ngin - Norfolk Genetic Information Network

29 October 2002


"Dr. Watson's speech thrilled students in the audience' (item 1)
1. Gene pioneer urges dream of human perfection
2. Letter submitted on Watson's loony toons

for more on human genetics:

1. Gene pioneer urges dream of human perfection

26th October 2001
Toronto Globe and Mail

James D. Watson, the grand duke of DNA, described one of his greatest fears yesterday to a packed auditorium: that society will be too scared to use genetics to make people as perfect as they can be.

Dr. Watson is one of the founding fathers of modern genetics. He was in Toronto for the respected Gairdner Foundation awards, which this year honoured the scientists who unravelled the human genome. He said the information will allow society to eradicate and prevent not only diseases but any other traits that might be deemed undesirable.

"Going for perfection was something I always thought you should do," said the 74-year-old Dr. Watson, peppering his radical perspectives with trademark humour. "You always want the perfect girl."

Would it be wonderful to turn the shy into extroverts? Calm down the hotheaded? Turn cold fish into warm human beings? As Dr. Watson sees it, the genetic revolution puts all these issues on the table.

"We'll be able to make correlations between genes and certain professions, genes for the undertaker - they really don't cry very much," he said, "or the sprinter.

"It will be an absolute flood that will start to explain everything ... even the cold fish."

Dr. Watson was younger than many of the students who came to hear him when, in 1953, he and Francis Crick discovered the molecular shape of deoxyribonucleic acid, known for short as DNA, at the famed Cavendish Laboratory at Cambridge University.

The double helix soon defined modern medicine, opened the field of molecular biology and transformed criminal justice with DNA fingerprinting that has convicted the guilty and exonerated the innocent, and that remains one of Dr. Watson's greatest prides.

But those are the field's obvious merits. The gangly, white-haired Dr. Watson, Nobel laureate, past Gairdner winner, author of seven books and recipient of 32 honorary degrees, was not at the University of Toronto's MacLeod Auditorium to rehash highlights or to reminisce.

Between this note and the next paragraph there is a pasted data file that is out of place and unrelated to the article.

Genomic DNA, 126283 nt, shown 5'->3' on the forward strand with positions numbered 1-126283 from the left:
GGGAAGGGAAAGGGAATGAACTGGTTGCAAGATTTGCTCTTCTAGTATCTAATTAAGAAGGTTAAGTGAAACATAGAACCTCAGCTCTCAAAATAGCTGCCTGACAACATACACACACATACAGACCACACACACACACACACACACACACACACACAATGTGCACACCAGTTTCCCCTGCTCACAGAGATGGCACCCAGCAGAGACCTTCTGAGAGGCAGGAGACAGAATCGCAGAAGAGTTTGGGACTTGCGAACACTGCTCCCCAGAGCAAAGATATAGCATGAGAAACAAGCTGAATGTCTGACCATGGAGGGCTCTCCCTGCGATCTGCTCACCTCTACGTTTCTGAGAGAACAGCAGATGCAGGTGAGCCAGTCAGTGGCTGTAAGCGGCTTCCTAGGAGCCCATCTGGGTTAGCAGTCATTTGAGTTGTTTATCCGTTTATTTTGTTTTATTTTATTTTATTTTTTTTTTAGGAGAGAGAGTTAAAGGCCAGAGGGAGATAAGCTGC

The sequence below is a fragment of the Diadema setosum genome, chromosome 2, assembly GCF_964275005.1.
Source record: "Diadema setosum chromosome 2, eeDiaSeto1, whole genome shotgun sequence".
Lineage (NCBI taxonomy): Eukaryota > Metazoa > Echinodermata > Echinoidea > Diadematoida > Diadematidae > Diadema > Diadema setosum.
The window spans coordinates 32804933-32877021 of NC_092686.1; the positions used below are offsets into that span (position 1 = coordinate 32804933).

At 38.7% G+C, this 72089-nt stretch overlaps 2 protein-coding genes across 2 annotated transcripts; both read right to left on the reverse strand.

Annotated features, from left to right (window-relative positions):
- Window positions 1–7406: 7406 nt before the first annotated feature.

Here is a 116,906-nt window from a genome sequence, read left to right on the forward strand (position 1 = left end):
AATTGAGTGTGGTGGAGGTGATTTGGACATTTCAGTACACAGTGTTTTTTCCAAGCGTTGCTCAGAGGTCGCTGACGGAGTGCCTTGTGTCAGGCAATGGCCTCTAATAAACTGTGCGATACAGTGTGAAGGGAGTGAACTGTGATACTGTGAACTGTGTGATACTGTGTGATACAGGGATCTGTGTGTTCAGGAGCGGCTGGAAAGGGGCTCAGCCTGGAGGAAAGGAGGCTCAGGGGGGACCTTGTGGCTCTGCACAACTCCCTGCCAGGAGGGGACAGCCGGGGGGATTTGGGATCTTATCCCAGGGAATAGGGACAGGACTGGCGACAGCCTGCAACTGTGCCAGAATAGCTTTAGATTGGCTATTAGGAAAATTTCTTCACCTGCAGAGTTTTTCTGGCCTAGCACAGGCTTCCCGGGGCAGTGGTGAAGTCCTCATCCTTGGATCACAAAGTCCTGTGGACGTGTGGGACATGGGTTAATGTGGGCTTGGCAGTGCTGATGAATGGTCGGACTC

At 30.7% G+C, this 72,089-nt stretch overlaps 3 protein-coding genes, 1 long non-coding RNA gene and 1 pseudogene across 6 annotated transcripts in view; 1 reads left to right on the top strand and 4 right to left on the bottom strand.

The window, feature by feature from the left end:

He had come to talk about the future and the thorny issues facing society now that it has the human-genome map, which contains the precious instructions to build and operate us all: the fruit fly, the family pet, and even, Aunt Mary.

Dr. Watson took aim at scientists for not openly discussing where genetic progress may carry us.

"It's my impression that none of the genome-project leaders have gotten up and said, 'What we are going to do with this information; I think we should use it,'" he said. "Maybe they're afraid of offending people."

Never veering from controversy, Dr. Watson believes that women and their right to make reproductive choices could create the ideal future, where prenatal genetic screening keeps the sick or handicapped from ever being born and disease from being a serial killer.

In an interview earlier in the week, Dr. Watson mused that hang-gliding accidents might one day be the leading cause of death.

He is also a proponent of so-called human-germline engineering, in which doctors could add or delete elements from egg and sperm cells that will be passed down to future generations.

Perhaps adding genes that will turn slow learners into whiz kids, he said, or those to prevent smokers from ever developing lung cancer, or genes making people HIV-resistant, might be part of the future.

"But laws all over prevent DNA additives to the germlines," Dr. Watson lamented. "I'm sort of distressed when people say enhancement is bad -- the question, they wonder, is 'Who will we enhance?'"

Some of Dr. Watson's comments are unlikely to calm anyone with those thoughts, particularly when it comes to people's appearance. The Chicago-born scientist - a well-known admirer of attractive women (he titled one of his books Genes, Girls and Gamow) who keeps a 2002 calendar of tennis bombshell Anna Kournikova in his New York office - said nature can be cruel: "Who wants an ugly baby?"